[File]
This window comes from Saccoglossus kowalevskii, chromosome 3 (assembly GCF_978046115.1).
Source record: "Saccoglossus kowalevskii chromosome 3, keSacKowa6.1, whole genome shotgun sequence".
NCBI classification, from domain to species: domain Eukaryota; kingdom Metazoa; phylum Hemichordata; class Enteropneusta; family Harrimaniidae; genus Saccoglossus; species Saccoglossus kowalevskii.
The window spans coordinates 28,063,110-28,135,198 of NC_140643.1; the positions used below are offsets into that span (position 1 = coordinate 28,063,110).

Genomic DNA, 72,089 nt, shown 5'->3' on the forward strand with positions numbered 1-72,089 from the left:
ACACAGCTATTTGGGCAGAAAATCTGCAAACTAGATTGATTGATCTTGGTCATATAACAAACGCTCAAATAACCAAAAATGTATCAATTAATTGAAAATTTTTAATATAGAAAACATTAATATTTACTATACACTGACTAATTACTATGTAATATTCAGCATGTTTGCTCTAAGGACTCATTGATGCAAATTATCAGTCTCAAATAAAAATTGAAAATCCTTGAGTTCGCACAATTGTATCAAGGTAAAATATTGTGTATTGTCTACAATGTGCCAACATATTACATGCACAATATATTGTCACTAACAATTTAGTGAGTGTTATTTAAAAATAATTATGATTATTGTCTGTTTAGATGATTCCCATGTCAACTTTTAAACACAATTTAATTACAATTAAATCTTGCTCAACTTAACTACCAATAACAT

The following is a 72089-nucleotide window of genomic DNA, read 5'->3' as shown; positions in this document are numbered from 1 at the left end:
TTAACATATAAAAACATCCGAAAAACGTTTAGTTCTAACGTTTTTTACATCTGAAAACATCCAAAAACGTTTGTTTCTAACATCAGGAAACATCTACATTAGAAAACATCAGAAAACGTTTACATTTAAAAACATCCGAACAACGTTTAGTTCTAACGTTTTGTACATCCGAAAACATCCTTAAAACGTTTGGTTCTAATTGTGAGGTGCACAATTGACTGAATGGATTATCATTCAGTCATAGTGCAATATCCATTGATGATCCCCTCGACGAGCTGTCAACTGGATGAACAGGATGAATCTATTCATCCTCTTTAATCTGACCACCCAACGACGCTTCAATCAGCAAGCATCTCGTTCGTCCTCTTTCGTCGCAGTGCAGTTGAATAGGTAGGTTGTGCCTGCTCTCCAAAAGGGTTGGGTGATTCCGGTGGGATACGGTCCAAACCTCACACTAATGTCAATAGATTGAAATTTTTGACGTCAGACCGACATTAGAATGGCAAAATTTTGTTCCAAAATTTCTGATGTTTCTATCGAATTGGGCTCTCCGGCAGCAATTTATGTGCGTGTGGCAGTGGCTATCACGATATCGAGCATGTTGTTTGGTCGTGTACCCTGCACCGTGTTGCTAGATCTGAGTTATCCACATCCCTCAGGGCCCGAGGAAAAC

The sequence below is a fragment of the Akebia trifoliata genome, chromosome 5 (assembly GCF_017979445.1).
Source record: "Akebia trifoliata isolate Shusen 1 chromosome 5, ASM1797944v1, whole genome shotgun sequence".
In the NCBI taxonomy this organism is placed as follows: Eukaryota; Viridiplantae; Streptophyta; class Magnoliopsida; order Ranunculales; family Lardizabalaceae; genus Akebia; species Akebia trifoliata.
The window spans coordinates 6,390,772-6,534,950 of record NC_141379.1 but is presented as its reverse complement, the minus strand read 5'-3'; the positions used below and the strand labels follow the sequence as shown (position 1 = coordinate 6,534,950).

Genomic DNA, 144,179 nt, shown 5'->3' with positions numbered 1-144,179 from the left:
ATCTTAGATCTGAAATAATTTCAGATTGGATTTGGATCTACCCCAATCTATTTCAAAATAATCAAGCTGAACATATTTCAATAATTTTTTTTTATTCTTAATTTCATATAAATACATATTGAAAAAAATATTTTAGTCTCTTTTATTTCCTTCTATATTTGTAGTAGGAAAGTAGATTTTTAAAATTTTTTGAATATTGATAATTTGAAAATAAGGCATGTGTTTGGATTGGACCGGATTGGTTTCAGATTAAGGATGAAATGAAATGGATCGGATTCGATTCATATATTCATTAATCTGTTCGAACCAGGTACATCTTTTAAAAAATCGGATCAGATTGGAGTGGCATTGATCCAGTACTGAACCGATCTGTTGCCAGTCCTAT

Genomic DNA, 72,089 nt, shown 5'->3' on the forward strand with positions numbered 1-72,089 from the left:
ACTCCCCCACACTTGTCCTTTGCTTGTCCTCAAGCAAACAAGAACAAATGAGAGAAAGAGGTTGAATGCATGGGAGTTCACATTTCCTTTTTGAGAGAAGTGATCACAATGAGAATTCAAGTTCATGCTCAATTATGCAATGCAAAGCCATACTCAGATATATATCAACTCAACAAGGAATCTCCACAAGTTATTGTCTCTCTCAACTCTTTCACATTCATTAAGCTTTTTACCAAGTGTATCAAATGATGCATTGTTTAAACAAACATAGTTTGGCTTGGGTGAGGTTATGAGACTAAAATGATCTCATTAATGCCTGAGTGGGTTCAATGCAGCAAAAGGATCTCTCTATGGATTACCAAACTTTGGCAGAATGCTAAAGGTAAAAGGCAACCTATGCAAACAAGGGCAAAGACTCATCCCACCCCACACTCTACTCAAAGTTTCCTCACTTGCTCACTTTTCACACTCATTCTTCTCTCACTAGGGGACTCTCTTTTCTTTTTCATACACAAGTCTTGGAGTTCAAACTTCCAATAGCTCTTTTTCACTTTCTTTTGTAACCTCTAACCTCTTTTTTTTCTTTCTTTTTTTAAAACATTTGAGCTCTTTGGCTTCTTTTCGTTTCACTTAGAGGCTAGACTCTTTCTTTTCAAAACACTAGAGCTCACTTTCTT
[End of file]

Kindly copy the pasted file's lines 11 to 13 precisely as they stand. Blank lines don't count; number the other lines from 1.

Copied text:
In the NCBI taxonomy this organism is placed as follows: Eukaryota; Viridiplantae; Streptophyta; class Magnoliopsida; order Ranunculales; family Lardizabalaceae; genus Akebia; species Akebia trifoliata.
The window spans coordinates 6,390,772-6,534,950 of record NC_141379.1 but is presented as its reverse complement, the minus strand read 5'-3'; the positions used below and the strand labels follow the sequence as shown (position 1 = coordinate 6,534,950).

Genomic DNA, 144,179 nt, shown 5'->3' with positions numbered 1-144,179 from the left: